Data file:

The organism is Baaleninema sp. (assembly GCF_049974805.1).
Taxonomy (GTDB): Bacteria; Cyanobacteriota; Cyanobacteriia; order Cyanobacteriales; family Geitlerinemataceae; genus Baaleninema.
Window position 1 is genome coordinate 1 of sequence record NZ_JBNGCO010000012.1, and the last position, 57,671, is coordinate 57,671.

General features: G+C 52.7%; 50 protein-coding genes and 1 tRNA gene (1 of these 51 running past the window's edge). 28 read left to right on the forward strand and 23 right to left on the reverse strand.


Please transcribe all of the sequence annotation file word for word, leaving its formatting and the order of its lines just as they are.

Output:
The organism is Baaleninema sp. (assembly GCF_049974805.1).
Taxonomy (GTDB): Bacteria; Cyanobacteriota; Cyanobacteriia; order Cyanobacteriales; family Geitlerinemataceae; genus Baaleninema.
Window position 1 is genome coordinate 1 of sequence record NZ_JBNGCO010000012.1, and the last position, 57,671, is coordinate 57,671.

General features: G+C 52.7%; 50 protein-coding genes and 1 tRNA gene (1 of these 51 running past the window's edge). 28 read left to right on the forward strand and 23 right to left on the reverse strand.